Fallen Tunisian autocrat Zine El-Abidine Ben Ali dies

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Ben Ali and his wife Leila mark the 20th anniversary of Ben Ali's presidency, in Rades, outside Tunis in 2007. (AP)
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Tunisia's President Zine al-Abidine Ben Ali waves to supporters after he took the oath at the national assembly in Tunis November 12, 2009. (Reuters)
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Ben Ali welcomes Palestinian leader Yasser Arafat prior to their talks in Tunis in 2001. (AP)
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President Bush shakes hands with Ben Ali in the Oval Office of the White House in Washington in 2004. (AP)
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Former Tunisian President Habib Ben Ali Bourguiba (R) shakes hands with his then prime minister Ben Ali (L) in 1986. (AFP)
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Ben Ali waves to the crowd upon arrival in Rades stadium where he delivered his speech on the 50th anniversary of independence of Tunisia from France in 2006. (AFP)
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Ben Ali (C) is greeted by France's President Nicolas Sarkozy (L) and Egypt's President Hosni Mubarak as he arrives at the EU-Mediterranean summit in Paris, July 13, 2008. (Reuters)
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Ben Ali poses for an official picture in front of the Tunisian flag in 1988. (AFP)
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Ben Ali meets Libya's leader Muammar Qaddafi as they pose for a family photo during the third European Union-Africa summit in Tripoli in 2010. (Reuters)
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Children welcome Tunisian President Ben Ali in 2008 as he arrives to a meeting marking the 21st anniversary of his accent to power in Tunis. (AP)
Updated 20 September 2019

Fallen Tunisian autocrat Zine El-Abidine Ben Ali dies

  • Ben Ali was the first of several Arab leaders to be driven from power during regional uprisings
  • Ben Ali ruled the North African country from 1987 until 2011

TUNIS: Former Tunisian president Zine El-Abidine Ben Ali, the first leader to be toppled by the Arab Spring revolts, died on Thursday in Saudi Arabia.
"We had confirmation of his death 30 minutes ago," Tunisia's foreign ministry said, without giving further details.
The 83-year-old's lawyer, Mounir Ben Salha, confirmed the news, citing family members and Ben Ali's doctor.
Ben Ali, who ruled his North African country from 1987 until 2011, was viewed by some as a bulwark against extremism, but faced criticism for muzzling the opposition and his reluctance to embrace democracy.
Eventually, growing frustration over unemployment and high prices snapped.
In late 2010, after a young trader died when he set himself on fire, protests erupted across the country and sparked a deadly clampdown.
Ben Ali fled Tunisia on Jan. 14, 2011 and sought exile in Saudi Arabia.
His rapid departure sparked a string of similar uprisings across the region, toppling Egyptian and Libyan strongmen Hosni Mubarak and Moamer Qaddafi.
The turmoil triggered what was to become Syria's devastating eight-year war.
In mid-2012, Ben Ali was sentenced in absentia to life in jail for his role in the deaths of protesters during the uprising that ousted him.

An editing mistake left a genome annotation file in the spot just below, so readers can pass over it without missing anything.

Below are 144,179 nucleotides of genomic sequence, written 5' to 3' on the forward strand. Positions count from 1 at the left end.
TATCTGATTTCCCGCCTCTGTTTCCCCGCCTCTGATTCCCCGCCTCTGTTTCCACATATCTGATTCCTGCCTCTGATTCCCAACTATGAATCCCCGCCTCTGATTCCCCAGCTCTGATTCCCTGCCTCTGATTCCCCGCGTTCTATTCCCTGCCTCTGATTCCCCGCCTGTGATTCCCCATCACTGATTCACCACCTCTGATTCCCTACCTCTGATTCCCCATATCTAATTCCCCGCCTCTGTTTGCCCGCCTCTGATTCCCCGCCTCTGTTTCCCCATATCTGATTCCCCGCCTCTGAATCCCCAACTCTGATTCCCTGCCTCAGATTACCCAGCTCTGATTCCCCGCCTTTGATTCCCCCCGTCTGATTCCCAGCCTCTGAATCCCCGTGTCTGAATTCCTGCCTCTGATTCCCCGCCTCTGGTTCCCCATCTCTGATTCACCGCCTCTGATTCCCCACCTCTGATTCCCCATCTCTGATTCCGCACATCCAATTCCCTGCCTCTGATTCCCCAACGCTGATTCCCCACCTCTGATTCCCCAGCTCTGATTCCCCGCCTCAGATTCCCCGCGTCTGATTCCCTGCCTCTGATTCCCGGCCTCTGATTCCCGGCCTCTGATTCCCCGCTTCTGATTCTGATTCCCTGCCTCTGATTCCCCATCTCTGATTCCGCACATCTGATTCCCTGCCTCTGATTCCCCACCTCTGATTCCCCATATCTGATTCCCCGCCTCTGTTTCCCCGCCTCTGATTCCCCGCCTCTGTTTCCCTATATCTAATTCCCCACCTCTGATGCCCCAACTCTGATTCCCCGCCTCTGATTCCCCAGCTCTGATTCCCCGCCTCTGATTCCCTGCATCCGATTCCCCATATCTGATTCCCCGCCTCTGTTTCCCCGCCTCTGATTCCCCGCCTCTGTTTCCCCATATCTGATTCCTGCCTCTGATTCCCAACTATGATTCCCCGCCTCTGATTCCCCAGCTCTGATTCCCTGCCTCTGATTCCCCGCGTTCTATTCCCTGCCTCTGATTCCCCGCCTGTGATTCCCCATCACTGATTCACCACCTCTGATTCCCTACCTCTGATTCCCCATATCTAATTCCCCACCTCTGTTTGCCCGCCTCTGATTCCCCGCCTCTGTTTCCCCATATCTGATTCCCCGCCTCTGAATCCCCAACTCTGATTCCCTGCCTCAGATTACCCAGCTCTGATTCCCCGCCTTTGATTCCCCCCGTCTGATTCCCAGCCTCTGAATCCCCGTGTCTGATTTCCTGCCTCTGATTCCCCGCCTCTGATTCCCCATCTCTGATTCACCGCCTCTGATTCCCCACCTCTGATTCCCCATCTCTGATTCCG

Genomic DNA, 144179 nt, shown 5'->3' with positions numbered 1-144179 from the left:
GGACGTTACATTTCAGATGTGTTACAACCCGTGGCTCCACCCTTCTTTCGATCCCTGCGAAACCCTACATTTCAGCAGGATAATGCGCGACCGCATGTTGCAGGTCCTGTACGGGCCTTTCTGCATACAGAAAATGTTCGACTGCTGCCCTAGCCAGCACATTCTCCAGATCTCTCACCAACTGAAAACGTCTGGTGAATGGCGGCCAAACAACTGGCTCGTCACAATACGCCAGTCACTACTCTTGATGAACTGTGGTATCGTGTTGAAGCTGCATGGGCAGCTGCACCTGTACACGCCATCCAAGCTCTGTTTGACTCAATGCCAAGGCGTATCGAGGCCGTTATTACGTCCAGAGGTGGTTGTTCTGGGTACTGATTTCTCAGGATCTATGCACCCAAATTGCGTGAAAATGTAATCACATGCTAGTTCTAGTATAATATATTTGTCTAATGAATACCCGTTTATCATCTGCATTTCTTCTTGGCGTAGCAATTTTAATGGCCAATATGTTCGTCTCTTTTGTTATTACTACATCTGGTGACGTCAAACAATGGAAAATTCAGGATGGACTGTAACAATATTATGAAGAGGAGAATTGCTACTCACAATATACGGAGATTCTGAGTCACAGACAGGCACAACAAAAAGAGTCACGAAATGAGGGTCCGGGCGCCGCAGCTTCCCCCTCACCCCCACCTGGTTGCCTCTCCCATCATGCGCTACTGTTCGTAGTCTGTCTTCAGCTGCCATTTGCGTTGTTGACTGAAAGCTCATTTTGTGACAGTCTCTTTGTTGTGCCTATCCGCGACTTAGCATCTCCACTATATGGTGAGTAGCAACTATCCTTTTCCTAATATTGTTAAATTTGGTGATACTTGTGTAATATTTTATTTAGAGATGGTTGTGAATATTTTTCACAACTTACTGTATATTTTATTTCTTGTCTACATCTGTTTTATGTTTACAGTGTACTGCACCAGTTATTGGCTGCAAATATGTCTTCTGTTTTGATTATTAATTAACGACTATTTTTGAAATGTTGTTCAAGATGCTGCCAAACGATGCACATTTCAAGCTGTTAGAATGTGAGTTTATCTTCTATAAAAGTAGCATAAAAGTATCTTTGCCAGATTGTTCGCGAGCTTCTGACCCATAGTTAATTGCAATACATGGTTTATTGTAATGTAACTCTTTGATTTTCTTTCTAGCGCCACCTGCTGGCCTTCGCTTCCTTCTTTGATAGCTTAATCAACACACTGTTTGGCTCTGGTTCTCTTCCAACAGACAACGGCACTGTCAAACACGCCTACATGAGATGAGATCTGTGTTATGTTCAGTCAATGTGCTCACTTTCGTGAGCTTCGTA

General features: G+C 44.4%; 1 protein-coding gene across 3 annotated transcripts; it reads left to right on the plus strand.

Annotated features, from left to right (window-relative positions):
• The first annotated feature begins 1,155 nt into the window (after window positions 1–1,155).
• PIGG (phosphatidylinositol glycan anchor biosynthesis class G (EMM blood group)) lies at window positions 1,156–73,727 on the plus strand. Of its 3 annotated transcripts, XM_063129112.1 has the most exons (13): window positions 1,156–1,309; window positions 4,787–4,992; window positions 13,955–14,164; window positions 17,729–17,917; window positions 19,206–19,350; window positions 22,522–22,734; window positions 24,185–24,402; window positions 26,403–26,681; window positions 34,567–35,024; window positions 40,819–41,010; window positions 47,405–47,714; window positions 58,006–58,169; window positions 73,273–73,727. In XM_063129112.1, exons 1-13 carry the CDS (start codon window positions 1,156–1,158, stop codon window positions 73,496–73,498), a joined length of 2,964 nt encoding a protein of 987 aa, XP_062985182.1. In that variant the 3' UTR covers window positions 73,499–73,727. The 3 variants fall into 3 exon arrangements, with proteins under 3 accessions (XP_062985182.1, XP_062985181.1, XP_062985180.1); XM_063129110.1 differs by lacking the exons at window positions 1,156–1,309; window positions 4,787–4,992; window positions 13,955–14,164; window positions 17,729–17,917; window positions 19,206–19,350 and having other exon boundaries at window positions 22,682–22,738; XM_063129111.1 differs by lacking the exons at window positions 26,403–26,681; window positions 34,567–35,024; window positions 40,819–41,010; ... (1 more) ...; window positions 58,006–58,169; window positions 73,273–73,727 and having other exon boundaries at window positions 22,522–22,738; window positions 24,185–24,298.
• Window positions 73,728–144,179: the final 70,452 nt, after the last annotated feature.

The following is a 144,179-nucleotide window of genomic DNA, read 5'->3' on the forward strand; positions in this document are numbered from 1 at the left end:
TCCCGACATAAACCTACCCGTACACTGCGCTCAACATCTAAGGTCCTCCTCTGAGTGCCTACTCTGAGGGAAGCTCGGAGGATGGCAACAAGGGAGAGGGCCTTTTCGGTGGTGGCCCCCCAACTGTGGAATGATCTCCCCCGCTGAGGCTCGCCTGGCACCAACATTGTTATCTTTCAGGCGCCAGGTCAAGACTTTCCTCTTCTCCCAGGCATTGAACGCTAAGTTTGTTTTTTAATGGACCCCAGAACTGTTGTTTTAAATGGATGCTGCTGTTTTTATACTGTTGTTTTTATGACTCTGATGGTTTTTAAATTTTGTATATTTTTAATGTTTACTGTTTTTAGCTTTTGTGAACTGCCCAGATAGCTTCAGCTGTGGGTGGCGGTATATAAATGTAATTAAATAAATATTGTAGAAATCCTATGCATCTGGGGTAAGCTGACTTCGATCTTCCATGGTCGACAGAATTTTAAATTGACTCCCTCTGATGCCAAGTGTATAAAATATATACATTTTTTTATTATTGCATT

Ben Ali is survived by six children; three daughters by a first marriage and two daughters and a son by Leila Trabelsi.


Lebanon struggles to restore normality amid protests

Anti-government protesters shout slogans against the Lebanese government in Beirut, Lebanon, Tuesday, Oct. 22, 2019. (AP)
Updated 2 min 58 sec ago

Lebanon struggles to restore normality amid protests

  • The ISG urged Lebanese authorities to address people’s complaints, demanding “structural reforms and responsible and acceptable social changes that truly curb corruption and waste, away from sectarianism

BEIRUT: Lebanese banks will remain closed in light of nationwide protests for the fifth consecutive day, the Association of Banks in Lebanon announced.
However, Banque du Liban, the country’s central bank, on Tuesday provided banks with money from their deposits in order to meet citizens’ needs.
Meanwhile, Education Minister Akram Chehayeb ordered all schools and universities to resume classes on Wednesday “in order to preserve the interests of students and to preserve the academic year.”
Prime Minister Saad Hariri met with the International Support Group (ISG) for Lebanon, which includes envoys from the US, Russia, France, Britain, Germany, Italy, the EU, China and the Arab League, as well as the UN special coordinator for Lebanon, Jan Kubis.
The ISG urged Lebanese authorities to address people’s complaints, demanding “structural reforms and responsible and acceptable social changes that truly curb corruption and waste, away from sectarianism.”
Such changes, it said, should “ensure proper governance and full accountability, and lead to sustainable and stable growth.”

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International Support Group urges govt to implement ‘structural reforms.’

Kubis said Hariri “committed that the government and its legitimate security forces will continue to protect civilians who are demonstrating peacefully, and will take appropriate measures against any possible violent incitement, to protect public and private property and institutions, and the people’s right to peacefully express their views.”
On behalf of the ISG, Kubis urged “officials and political actors in Lebanon to listen to the legitimate demands of the people, work with them on solutions, apply them, and refrain from any statements and acts that could inflame tensions and incite confrontation and violence.”
After meeting Hariri, Kuwait’s ambassador to Lebanon, Abdel Aal Al-Kinai, said: “Now is not the time to speak but to act.”